The Education Bubble
Zoe Fox (@zoebfox) of Mashable covers: Diploma or Dropout: The Entrepreneur's Dilemma:
"In May, Facebook investor and PayPal founder Peter Thiel launched the “20 under 20 Fellowship.” It awards $100,000 to students to pursue entrepreneurship. The motley crew of 24 fellows (20 total teams) will substitute traditional academics for two years of tutelage under Thiel’s oversight.
While the benefactor has two degrees from Stanford, he’s infamously outspoken on the over-hyped status of higher education. Thiel believes his fellowship will help solve the bubble of underemployed American degree holders and nourish the creative spirit in the America’s business environment."
Sarah Lacy (@saracuda), previously at TechCrunch, adds to the conversation: Peter Thiel: We're in a Bubble and It's Not the Internet. It's Higher Education.
"Like the housing bubble, the education bubble is about security and insurance against the future. Both whisper a seductive promise into the ears of worried Americans: Do this and you will be safe. The excesses of both were always excused by a core national belief that no matter what happens in the world, these were the best investments you could make. Housing prices would always go up, and you will always make more money if you are college educated."
The Education Bubble seems to be a discussion of Elitism - the old value system where the fruits of higher education is an unchallenged story. Now that story is slowly devolving into modern myth.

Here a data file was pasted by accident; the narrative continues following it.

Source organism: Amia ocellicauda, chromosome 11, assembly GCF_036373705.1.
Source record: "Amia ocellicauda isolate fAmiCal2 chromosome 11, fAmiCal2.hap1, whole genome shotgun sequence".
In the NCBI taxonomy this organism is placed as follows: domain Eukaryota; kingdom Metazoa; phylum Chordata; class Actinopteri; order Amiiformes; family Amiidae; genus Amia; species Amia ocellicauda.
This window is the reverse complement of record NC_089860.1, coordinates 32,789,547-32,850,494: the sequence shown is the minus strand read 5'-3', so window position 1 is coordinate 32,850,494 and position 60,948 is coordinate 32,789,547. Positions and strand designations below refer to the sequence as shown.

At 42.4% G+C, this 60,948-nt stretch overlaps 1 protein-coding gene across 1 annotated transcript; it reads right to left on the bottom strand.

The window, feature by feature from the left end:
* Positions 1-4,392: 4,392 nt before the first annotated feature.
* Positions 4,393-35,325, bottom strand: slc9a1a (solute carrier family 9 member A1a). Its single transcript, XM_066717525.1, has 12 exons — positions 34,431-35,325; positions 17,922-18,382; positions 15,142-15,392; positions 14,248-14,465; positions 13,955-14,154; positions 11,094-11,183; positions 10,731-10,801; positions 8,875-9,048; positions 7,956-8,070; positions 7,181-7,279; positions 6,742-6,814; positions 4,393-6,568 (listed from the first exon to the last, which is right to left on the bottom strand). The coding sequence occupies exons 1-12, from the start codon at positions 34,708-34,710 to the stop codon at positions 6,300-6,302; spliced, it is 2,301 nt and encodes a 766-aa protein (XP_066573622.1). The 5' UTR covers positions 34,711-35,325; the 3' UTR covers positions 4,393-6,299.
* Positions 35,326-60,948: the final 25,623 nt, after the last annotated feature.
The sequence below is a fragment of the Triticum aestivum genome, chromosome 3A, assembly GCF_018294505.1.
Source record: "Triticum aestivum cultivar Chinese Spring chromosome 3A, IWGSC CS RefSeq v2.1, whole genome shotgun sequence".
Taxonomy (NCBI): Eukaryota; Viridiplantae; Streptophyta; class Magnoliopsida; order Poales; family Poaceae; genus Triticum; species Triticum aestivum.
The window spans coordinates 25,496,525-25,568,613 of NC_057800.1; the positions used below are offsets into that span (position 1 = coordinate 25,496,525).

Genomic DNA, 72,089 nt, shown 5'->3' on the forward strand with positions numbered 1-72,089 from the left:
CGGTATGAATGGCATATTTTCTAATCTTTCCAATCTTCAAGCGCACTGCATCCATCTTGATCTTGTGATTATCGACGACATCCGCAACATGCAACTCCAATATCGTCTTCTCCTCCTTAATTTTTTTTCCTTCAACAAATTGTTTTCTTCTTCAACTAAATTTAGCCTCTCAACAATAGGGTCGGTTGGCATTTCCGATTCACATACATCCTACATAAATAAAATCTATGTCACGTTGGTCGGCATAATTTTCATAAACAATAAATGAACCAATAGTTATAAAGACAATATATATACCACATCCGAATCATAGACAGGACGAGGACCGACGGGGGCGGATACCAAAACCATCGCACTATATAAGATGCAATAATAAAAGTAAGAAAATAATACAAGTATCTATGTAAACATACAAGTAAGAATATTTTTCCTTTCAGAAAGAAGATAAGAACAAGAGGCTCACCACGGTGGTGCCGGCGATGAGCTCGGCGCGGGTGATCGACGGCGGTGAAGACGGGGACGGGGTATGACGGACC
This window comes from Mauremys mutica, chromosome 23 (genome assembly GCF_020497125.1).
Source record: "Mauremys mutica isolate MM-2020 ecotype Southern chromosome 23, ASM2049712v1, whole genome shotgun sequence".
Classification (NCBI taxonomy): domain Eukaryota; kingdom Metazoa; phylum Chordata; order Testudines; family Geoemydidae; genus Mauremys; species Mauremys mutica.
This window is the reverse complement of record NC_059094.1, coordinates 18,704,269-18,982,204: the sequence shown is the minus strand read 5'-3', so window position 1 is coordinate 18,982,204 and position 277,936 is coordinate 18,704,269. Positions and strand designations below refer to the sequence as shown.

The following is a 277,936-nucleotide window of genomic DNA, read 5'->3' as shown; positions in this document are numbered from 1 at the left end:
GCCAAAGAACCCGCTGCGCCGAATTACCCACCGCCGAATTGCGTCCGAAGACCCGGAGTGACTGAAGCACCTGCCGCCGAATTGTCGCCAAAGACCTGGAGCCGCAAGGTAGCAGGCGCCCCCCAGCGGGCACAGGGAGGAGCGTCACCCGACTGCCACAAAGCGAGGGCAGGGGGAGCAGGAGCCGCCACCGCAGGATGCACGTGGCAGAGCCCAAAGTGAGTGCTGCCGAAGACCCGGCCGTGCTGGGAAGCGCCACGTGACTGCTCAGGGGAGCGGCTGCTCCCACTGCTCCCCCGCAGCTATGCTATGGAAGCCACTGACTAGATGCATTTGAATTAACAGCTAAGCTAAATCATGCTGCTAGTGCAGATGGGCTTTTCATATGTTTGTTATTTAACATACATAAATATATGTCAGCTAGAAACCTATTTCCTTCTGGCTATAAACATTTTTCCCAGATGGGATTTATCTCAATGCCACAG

Sarah Needleman (@saraheneedleman) recounts a horrifying story in her Wall Street Journal column "The Accidental Entrepreneur". No, not the story of inventory software that did not scale with a small business (the primary intent of the story). But the story of an entrepreneur with $200,000 in student loan debt, who then borrows $60,000 more to open the fumee cigar shop. [Update: This "Best Kept Secret" in Austin really was well kept... it closed in 2011).
MarketWatch has a timely article by the firm LeClairRyan about the Tuition Bubble [2/2015: the story at this link is no longer available].
"Both the mainstream media and education-focused publications such as The Chronicle of Higher Education have noted the growing sense that higher education is overpriced and under-delivering, but the risks this poses to higher education risk management has yet to be adequately explored, the attorney contends. The cascading effects of a bubble collapse "would impact risk analysis and preparedness in manifold ways,"
Smith notes. "For risk management professionals, a useful thought exercise is to envision an environment marked by plummeting enrollments, shrinking endowments, and disappointing levels of tuition income. Over the long-term, what might such a collapse mean for higher education and society?"
The Bottom Line:1 - Colleges are being run like a business, you have to decide if the ROI is good enough.
2 - You have to sell a lot of $10 cigars to pay off $250,000 in debt.
3 - $250,000 buys a pretty nice house in Austin, Round Rock, or Cedar Park.
The sheepskin that you receive at Graduation should not be a Debt-Sentence.